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Building Custom CMS Templates with HubSpot

June 17, 2024
5 Min Read
Building Custom CMS Templates with HubSpot

With HubSpot's Content Optimization System, or COS, users can create entire websites, blogs, landing pages and emails that are mobile-optimized out-of-box. These assets also integrate with HubSpot’s full suite of inbound marketing tools. 

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Although HubSpot offers many pre-built templates and a basic Template Builder tool (no coding required), they also allow you to build templates using HubSpot Markup Language (HubL). Developers can find this tool within a Code Editor to add more advanced customizations and features. As a HubSpot Diamond Agency Partner, our development team has helped multiple clients create custom COS templates for their brands. 

This blog provides a high-level overview and some general tips for building customized templates on the HubSpot COS while primarily using the Code Editor tool. 

Setting Up & Editing Your Template Layout

1. Accessing HubSpot's Design Manager

You can access HubSpot's Design Manager by logging into your HubSpot account and navigating to Content > Design Manager within the top navigation bar, as shown below:


2. Setting Up Your Templates

To get started, select "New File" on the Design Manager page, as shown below:

setting up templates

Next, a small light box will pop up to select a type of HubSpot template. For this blog, I’ll be using the Code Editor option. Select HTML & HUBL from the options below.

Select TemplateNext, select "Template."


HubSpot will generate this basic markup for you to begin building your page template.

update code

To save time (so that you’re not coding completely from scratch), create a basic layout using the Template Builder. Then, clone the template to a new file by selecting Actions > Clone to File. This will output an HTML file that includes the required HubL code. Caution: this can become messy if you're not careful, so it is up to you whether or not you want to go this path vs. coding from scratch.


I personally prefer to build out the template with the Template Builder first. However, it is entirely possible to write up unique html by including the appropriate module tags and standard header and footer tokens:

Include this in your header:






Include this in your footer:






3. Adding Tokens & Tags

What are tokens and tags, you ask? According to the HubL Syntax Reference Doc:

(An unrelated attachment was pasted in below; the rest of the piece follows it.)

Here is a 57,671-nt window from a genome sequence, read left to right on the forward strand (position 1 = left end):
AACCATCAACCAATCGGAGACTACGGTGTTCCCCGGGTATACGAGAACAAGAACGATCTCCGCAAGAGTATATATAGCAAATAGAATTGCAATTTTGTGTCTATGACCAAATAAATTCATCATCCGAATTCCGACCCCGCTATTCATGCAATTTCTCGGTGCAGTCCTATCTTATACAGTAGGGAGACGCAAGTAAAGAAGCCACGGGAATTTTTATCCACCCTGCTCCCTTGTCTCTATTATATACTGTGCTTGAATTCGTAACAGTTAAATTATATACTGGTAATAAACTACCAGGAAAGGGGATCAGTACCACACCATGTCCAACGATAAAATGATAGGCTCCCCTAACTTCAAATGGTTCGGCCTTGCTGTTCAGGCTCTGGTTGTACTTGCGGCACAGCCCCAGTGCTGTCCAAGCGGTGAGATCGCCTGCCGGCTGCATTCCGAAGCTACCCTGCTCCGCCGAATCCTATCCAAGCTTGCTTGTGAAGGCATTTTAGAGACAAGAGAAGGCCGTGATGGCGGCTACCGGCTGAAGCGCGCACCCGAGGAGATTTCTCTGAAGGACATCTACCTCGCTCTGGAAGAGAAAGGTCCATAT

Templates contain tokens and tags. Tokens are indicated by a curl brace syntax: Building Custom CMS Templates with HubSpot and are replaced with values when the template is processed. Tags control the logic of the template and provide support for various components.

Certain tokens can only work in certain content types. For example, if you were to use an email token such as inside of a landing page template, the template may not work. HubSpot does break these down by template type.

4. Adding Modules

Modules allow dynamic user-defined content in templates. Although you can choose from 20 standard modules, you can also create and use your own modules from scratch. Note that “modules” and “widgets” are the same thing (HubSpot uses these terms interchangeably).

Your standard module syntax looks like:

  • module_type – the type of module you are using, for example: rich_text, or image
  • “a_unique_name” – each module must have a unique name. If two modules have duplicate names, only one will show up
  • label – text that the end-user will see in the template's module editor
  • attribute & value – any additional parameters based on the module type that you are using. For example, an image module requires an “src” attribute to be defined

Again, HubSpot gives you a full breakdown of module types here.

5. Two Important Module Parameters to Keep in Mind

There are two extremely useful parameters that you should keep in mind when developing your templates: Export_to_template_context=True and No_wrapper=True.


Including “export_to_template_content=True” allows you to export data from the module into your template using the syntax below:

Modules with export_to_template_context=True defined will not automatically display output in the template. For example, let’s say that you had an image module named “groove_image” set up in the front-end template module editor:

Groove selecting

If you wanted to grab alt text in the template, you would write the following token:

This would print out “this is the ALT text”. If you want to grab the link URL, you would write the following:

And so forth.